Maybe. I've realized it's not for me to judge. But it is for me as the public guide I espouse to be, to stand firm in my belief that refinement is good. Finding your own visual voice is good. Learning to do one thing really well is excellent.

Remember the old adage – "You have to kiss a lot of frogs before you find the handsome prince?"
Gee just writing that phrase gave me the creeps. It’s so sexist and dated. But the basic premise is true. Human beings have preferences and until you try out a lot of stuff you don’t really know what your preferences are. But once you do know what they are, there is merit in sticking to them. It’s the basis of good mental health to know your center and honor it. That might mean sticking with one thing and getting good at it. Going for the achievement of something really fine, just for the enjoyment of the challenge. Something perfectly crafted in an imperfect world.


  1. I also found food for thought in Shopcraft As Soulcraft, particularly his writing on failure as the path to success. The learning process that leads to fluency involves false starts and dead ends. I love that Crawford emphasizes that people who are skilled, fluent craftsmen still have to make mistakes and eliminate them to reach the path to creative solutions.

    What I find most difficult, in a world You Tube clips and 3 hour classes, is how to convey clearly: You're allowed and expected to make mistakes so you can learn from them so you can develop fluency with materials and techniques so you can make the kind of mistakes that lead to original ideas.

    But then, as you say, it's an imperfect world, so I'll keep working to craft how I can convey that message. Thanks for the post, and the inspiration.

  2. I guess this is one of those questions where you have to find the balance that works for you. I am not one of those who fusses over exact points, but I'm OK with someone who does, as long as they are accomplishing everything they need to. Perfectionism can be a way of avoiding taking risks.

    Fast and easy has a place, especially if you are making "use them up quilts" for your family to snuggle under, or drag on a picnic. I'm OK with this, if it suits your purpose.

    On the other hand, I really hate going to a show or gallery, and seeing work that is supposed to be artistic that is put together so poorly that you wonder if it will stay together till the end of the show.

    What I really like to see is a piece of work that shows the imprint of the makers hand and heart, and that serves their individual needs well.

  3. It has taken me some time to respond to this one, and I may need to write once more to figure out what I'm trying to articulate. There is a place for fast and easy--something my grand-daughters can complete and feel accomplishment. Dipping one's toe in the water, perhaps. But to grow we must pursue and see refinement in our chosen work. And one wouldn't select a particular field based on something fast and easy. One would recognize that refinement, for lack of a better word, the articulation of a thought, an idea, an image. Time and effort are required to create something of value, which may be craft or art, I don't worry the words too much, though I prefer art myself. Developing refinement embodies time, care, skill, knowledge, experience, and one can never become too proficient. There are many paths to be examined and assessed and attempted. One may be the one for you but not for me or the next person. Finding our own path takes refinement so we can recognize our own work in the marketplace or the quilt show or... But another sensation I greatly appreciate is pride. I am learning and growing and trying new techniques (and still not attempting some!), making my art more and more refined and polished and precisely akin to the image in my head--sometimes modifying as I create and surpassing the initial idea. But I think pride in one's work, based in real effort, time, knowledge, experience and growth is a valuable feeling. I realize I have rambled and instead of refining what I've written, I'm going to let it stand for now and not lose the impulse in editing. I'll read it again tomorrow. This is a great conversation--thank you!!!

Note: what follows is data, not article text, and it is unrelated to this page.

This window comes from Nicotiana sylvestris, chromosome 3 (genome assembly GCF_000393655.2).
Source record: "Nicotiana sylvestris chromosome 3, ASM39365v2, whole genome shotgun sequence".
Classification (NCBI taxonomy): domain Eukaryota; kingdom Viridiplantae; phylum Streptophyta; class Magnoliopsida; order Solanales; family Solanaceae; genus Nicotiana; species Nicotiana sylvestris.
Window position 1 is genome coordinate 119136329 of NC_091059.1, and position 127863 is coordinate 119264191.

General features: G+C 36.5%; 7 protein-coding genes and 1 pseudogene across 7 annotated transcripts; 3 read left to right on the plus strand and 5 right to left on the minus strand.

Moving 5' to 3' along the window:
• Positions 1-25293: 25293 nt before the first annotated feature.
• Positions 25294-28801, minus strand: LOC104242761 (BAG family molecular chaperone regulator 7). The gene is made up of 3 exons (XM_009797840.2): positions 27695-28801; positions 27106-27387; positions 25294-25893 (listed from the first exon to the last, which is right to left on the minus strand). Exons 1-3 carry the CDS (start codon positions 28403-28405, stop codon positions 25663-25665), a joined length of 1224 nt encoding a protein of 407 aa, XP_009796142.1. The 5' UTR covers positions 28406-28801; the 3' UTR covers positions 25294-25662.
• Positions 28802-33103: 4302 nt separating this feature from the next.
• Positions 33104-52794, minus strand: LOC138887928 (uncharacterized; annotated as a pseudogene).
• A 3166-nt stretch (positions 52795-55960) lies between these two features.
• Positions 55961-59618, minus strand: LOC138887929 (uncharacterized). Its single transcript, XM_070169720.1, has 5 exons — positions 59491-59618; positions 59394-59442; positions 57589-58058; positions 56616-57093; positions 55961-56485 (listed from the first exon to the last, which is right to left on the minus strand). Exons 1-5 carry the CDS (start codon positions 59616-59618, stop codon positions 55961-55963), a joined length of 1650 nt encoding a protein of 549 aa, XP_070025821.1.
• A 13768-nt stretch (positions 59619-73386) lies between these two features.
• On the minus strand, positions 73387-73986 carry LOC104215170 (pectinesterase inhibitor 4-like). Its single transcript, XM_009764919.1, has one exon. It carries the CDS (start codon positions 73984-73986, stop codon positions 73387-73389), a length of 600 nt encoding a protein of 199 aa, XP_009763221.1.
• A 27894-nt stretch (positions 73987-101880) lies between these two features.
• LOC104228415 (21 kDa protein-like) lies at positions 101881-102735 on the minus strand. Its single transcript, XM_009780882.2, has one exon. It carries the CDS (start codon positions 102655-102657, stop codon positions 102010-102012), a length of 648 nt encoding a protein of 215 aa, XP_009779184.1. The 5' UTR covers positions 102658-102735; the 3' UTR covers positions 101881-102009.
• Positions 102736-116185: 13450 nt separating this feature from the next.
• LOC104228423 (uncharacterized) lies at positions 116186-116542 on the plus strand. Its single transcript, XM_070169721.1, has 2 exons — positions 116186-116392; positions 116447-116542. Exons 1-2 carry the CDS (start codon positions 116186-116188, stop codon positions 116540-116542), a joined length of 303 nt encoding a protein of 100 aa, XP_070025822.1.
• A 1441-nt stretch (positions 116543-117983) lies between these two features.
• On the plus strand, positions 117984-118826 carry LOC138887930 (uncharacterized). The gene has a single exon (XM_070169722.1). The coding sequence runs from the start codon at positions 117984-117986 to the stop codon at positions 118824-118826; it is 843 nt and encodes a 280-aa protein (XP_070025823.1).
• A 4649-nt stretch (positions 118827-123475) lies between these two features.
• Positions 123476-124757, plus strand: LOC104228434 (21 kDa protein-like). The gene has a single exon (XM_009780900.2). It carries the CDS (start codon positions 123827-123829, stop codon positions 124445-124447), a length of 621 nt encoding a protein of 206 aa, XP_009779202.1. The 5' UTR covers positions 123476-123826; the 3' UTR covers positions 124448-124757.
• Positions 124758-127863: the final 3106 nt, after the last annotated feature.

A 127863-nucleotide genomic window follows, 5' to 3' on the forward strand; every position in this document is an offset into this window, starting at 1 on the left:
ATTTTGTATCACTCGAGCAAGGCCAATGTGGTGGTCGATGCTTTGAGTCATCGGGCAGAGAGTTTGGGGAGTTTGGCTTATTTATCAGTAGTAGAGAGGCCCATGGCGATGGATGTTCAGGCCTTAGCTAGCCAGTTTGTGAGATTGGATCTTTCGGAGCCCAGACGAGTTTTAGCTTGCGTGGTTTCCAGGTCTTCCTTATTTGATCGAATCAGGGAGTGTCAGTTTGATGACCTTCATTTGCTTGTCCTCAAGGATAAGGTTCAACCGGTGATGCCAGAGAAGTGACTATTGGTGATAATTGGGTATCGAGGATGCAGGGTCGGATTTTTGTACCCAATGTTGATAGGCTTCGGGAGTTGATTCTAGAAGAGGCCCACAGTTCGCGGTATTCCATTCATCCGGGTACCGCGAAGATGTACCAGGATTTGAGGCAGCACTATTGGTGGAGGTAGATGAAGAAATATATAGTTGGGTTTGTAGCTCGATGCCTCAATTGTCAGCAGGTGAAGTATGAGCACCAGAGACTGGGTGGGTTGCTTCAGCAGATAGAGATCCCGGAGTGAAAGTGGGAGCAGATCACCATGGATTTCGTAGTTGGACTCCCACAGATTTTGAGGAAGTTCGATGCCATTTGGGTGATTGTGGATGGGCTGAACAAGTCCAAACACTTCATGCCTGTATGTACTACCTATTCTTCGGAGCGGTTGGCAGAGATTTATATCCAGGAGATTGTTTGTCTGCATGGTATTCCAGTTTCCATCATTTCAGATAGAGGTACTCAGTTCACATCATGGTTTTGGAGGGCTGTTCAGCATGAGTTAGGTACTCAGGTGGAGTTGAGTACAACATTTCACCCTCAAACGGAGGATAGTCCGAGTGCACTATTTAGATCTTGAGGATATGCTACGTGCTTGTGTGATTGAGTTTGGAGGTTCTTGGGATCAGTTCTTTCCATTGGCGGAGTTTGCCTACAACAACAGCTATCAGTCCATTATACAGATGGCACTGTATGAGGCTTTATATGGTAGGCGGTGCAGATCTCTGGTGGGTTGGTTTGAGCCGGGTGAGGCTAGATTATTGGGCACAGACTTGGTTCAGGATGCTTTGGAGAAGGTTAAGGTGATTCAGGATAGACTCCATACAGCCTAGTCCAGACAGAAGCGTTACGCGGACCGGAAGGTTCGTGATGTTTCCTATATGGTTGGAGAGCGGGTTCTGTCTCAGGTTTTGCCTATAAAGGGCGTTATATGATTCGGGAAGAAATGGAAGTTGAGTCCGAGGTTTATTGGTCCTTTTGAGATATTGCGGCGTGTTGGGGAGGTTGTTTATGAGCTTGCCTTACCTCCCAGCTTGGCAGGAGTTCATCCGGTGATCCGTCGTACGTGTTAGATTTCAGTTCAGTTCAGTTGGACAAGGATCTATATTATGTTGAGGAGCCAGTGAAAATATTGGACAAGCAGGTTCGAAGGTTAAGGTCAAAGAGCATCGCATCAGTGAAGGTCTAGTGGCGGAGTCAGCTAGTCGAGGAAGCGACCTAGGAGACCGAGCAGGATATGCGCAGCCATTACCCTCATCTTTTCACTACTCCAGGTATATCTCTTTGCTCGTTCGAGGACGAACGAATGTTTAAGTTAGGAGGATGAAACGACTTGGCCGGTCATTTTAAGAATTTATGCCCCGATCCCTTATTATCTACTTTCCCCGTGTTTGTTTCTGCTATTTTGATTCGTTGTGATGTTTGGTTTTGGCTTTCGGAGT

4. As you know, I have some ambivalence about this too! The lack of quality and focus on quick + easy is part of why I developed the Slow Cloth principles. Why not make things well? I'm always surprised to encounter people who are so disdainful and contemptuous of "doing things the right way" (whether it's writing, making something with fabric, or anything else) and I'm never sure if they're being defensive or honestly believe there's no point in learning how to do things well.
    Lovely, lovely blog, Jane! And I'm thrilled that the book is doing so well. Congratulations on both counts.
    Elaine Lipson